The marketing director of your nonprofit outsources all of your printing jobs to her brother-in-law’s printing company. In return, he gives her field-level season tickets to the Yankees’ game. A board member convinces your nonprofit to purchase a building in an “up and coming” neighborhood. He fails to mention that his company is the principle developer of that neighborhood. Sweetheart deals… influence-peddling… using your employers’ property for personal gain. How does one avoid it all?
Your best line of defense is a well-crafted, conflict of interest policy that defines conflicts of interest and explains how board members, employees and volunteers, should disclose those interests. Having board members, employees, and volunteers who have significant decision-making authority sign the conflict of interest policy when they first engage with your organization shows that you take this issue seriously. Making sure that employees, board members, and volunteers disclose their conflicts of interest in writing on an annual basis reminds everyone to do the right thing.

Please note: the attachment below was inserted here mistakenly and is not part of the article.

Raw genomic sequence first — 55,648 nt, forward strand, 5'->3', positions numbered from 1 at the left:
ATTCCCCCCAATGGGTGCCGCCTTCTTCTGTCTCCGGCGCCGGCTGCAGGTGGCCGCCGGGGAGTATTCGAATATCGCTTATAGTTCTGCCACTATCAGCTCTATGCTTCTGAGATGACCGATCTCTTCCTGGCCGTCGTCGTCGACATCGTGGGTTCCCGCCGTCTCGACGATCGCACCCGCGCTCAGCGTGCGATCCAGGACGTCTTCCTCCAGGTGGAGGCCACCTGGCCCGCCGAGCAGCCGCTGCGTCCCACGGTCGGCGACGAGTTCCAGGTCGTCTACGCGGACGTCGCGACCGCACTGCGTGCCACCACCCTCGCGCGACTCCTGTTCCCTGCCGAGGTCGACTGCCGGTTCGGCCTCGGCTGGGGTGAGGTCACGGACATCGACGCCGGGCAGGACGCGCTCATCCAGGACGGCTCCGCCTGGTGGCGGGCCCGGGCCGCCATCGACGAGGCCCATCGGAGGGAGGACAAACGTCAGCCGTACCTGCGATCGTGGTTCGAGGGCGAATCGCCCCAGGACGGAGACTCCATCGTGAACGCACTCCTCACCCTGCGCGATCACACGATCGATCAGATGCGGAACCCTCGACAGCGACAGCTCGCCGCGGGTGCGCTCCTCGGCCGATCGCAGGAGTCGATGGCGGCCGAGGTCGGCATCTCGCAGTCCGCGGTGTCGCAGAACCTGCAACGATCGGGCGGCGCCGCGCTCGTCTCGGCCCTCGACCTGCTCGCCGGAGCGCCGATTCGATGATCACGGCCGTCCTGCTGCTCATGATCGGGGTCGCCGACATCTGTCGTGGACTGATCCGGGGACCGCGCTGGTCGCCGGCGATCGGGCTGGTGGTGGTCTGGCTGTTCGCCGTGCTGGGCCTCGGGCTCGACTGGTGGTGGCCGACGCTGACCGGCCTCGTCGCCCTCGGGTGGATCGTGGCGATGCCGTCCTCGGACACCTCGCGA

Did you know the Standards for Excellence® program’s educational resource packet “Conflict of Interest” includes a step-by-step guide to creating your conflict of interest policy and annual disclosure statement? The packet is free and available to Standards for Excellence Institute® members. It is available through the members only section of the website. Hard copies are also available upon request.